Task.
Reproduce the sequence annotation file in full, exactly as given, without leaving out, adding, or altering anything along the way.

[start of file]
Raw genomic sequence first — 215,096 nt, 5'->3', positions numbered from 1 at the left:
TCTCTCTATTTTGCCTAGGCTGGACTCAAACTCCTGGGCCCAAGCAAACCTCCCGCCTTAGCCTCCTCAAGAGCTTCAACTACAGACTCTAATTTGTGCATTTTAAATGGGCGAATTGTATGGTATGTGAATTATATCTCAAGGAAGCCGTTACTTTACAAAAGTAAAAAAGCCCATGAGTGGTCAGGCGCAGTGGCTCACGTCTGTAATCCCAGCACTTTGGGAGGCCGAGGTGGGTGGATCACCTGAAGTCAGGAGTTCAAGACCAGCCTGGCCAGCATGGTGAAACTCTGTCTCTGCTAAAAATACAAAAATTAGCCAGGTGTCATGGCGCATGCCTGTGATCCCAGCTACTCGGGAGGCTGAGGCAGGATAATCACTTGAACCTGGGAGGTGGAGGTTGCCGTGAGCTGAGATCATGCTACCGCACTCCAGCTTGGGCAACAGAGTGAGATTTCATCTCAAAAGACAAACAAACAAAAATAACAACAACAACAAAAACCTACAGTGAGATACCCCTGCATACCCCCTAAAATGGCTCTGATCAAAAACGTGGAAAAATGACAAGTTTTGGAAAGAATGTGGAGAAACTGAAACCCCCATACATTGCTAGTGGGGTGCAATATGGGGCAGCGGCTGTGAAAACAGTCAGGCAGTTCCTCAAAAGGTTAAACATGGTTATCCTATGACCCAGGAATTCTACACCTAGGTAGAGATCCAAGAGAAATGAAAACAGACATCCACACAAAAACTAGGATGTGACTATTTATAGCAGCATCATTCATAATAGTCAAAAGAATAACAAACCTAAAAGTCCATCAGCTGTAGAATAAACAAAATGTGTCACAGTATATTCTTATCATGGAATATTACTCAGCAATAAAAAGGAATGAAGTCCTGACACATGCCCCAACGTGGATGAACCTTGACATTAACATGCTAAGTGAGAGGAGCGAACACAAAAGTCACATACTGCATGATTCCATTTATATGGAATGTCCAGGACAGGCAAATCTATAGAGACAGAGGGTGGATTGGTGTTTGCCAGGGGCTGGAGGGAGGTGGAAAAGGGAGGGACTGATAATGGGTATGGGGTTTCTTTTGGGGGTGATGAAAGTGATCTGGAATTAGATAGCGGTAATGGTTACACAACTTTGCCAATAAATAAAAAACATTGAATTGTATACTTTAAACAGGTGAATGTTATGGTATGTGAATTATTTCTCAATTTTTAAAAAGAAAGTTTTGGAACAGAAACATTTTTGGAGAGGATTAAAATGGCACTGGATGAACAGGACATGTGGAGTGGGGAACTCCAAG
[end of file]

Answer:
Raw genomic sequence first — 215,096 nt, 5'->3', positions numbered from 1 at the left:
TCTCTCTATTTTGCCTAGGCTGGACTCAAACTCCTGGGCCCAAGCAAACCTCCCGCCTTAGCCTCCTCAAGAGCTTCAACTACAGACTCTAATTTGTGCATTTTAAATGGGCGAATTGTATGGTATGTGAATTATATCTCAAGGAAGCCGTTACTTTACAAAAGTAAAAAAGCCCATGAGTGGTCAGGCGCAGTGGCTCACGTCTGTAATCCCAGCACTTTGGGAGGCCGAGGTGGGTGGATCACCTGAAGTCAGGAGTTCAAGACCAGCCTGGCCAGCATGGTGAAACTCTGTCTCTGCTAAAAATACAAAAATTAGCCAGGTGTCATGGCGCATGCCTGTGATCCCAGCTACTCGGGAGGCTGAGGCAGGATAATCACTTGAACCTGGGAGGTGGAGGTTGCCGTGAGCTGAGATCATGCTACCGCACTCCAGCTTGGGCAACAGAGTGAGATTTCATCTCAAAAGACAAACAAACAAAAATAACAACAACAACAAAAACCTACAGTGAGATACCCCTGCATACCCCCTAAAATGGCTCTGATCAAAAACGTGGAAAAATGACAAGTTTTGGAAAGAATGTGGAGAAACTGAAACCCCCATACATTGCTAGTGGGGTGCAATATGGGGCAGCGGCTGTGAAAACAGTCAGGCAGTTCCTCAAAAGGTTAAACATGGTTATCCTATGACCCAGGAATTCTACACCTAGGTAGAGATCCAAGAGAAATGAAAACAGACATCCACACAAAAACTAGGATGTGACTATTTATAGCAGCATCATTCATAATAGTCAAAAGAATAACAAACCTAAAAGTCCATCAGCTGTAGAATAAACAAAATGTGTCACAGTATATTCTTATCATGGAATATTACTCAGCAATAAAAAGGAATGAAGTCCTGACACATGCCCCAACGTGGATGAACCTTGACATTAACATGCTAAGTGAGAGGAGCGAACACAAAAGTCACATACTGCATGATTCCATTTATATGGAATGTCCAGGACAGGCAAATCTATAGAGACAGAGGGTGGATTGGTGTTTGCCAGGGGCTGGAGGGAGGTGGAAAAGGGAGGGACTGATAATGGGTATGGGGTTTCTTTTGGGGGTGATGAAAGTGATCTGGAATTAGATAGCGGTAATGGTTACACAACTTTGCCAATAAATAAAAAACATTGAATTGTATACTTTAAACAGGTGAATGTTATGGTATGTGAATTATTTCTCAATTTTTAAAAAGAAAGTTTTGGAACAGAAACATTTTTGGAGAGGATTAAAATGGCACTGGATGAACAGGACATGTGGAGTGGGGAACTCCAAG